Extracellular vesicles: the next generation of biomarkers for liquid biopsy-based prostate cancer diagnosis
Prostate cancer (PCa) is a leading cause of cancer death for males in western countries. The current gold standard for PCa diagnosis - template needle biopsies - often does not convey a true representation of the molecular profile given sampling error and complex tumour heterogeneity. Presently available biomarker blood tests have limited accuracy. There is a growing demand for novel diagnostic approaches to reduce both the number of men with an abnormal PSA/ DRE who undergo invasive biopsy and the number of cores collected per biopsy. 'Liquid biopsy' is a minimally invasive biofluid-based approach that has the potential to provide information and improve the accuracy of diagnosis for patients' treatment selection, prognostic counselling and development of risk-adjusted follow-up protocols. Extracellular vesicles (EVs) are lipid bilayer-delimited particles released by tumour cells which may provide a real-time snapshot of the entire tumour in a non-invasive way. EVs can regulate physiological processes and mediate systemic dissemination of various types of cancers. Emerging evidence suggests that EVs have crucial roles in PCa development and metastasis. Most importantly, EVs are directly derived from their parent cells with their information. EVs contain components including proteins, mRNAs, DNA fragments, non-coding RNAs and lipids, and play a critical role in intercellular communication. Therefore, EVs hold promise for the discovery of liquid biopsy-based biomarkers for PCa diagnosis. Here, we review the current approaches for EV isolation and analysis, summarise the recent advances in EV protein biomarkers in PCa and focus on liquid biopsy-based EV biomarkers in PCa diagnosis for personalised medicine.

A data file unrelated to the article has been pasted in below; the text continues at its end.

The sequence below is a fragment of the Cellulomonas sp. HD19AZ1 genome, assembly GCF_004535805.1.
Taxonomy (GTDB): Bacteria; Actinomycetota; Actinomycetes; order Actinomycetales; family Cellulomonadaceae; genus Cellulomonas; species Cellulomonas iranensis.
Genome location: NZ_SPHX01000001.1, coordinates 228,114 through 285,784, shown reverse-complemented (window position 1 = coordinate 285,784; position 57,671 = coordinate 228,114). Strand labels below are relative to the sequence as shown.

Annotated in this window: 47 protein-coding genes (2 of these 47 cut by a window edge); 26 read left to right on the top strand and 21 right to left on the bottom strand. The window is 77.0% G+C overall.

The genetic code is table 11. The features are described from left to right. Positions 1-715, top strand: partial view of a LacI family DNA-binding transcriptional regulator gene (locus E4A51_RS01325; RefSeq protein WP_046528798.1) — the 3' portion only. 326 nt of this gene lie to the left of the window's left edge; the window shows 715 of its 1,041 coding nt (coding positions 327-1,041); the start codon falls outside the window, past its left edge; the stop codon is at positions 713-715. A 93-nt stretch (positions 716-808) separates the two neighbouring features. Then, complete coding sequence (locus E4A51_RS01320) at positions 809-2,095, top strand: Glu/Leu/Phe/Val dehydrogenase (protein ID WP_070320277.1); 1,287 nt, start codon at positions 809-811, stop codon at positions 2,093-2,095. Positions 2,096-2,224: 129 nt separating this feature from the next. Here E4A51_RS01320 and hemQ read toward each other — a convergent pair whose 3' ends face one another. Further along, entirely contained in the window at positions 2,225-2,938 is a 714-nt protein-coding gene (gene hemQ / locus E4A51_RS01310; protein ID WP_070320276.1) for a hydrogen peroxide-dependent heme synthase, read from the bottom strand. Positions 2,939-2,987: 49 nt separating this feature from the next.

|ISBN||1838-7640 (Electronic) 1838-7640 (Linking)|
|Authors||Pang, B.; Zhu, Y.; Ni, J.; Thompson, J.; Malouf, D.; Bucci, J.; Graham, P.; Li, Y.|
|Responsible Garvan Author|
|URL link to publisher's version||https://www.ncbi.nlm.nih.gov/pubmed/32089744|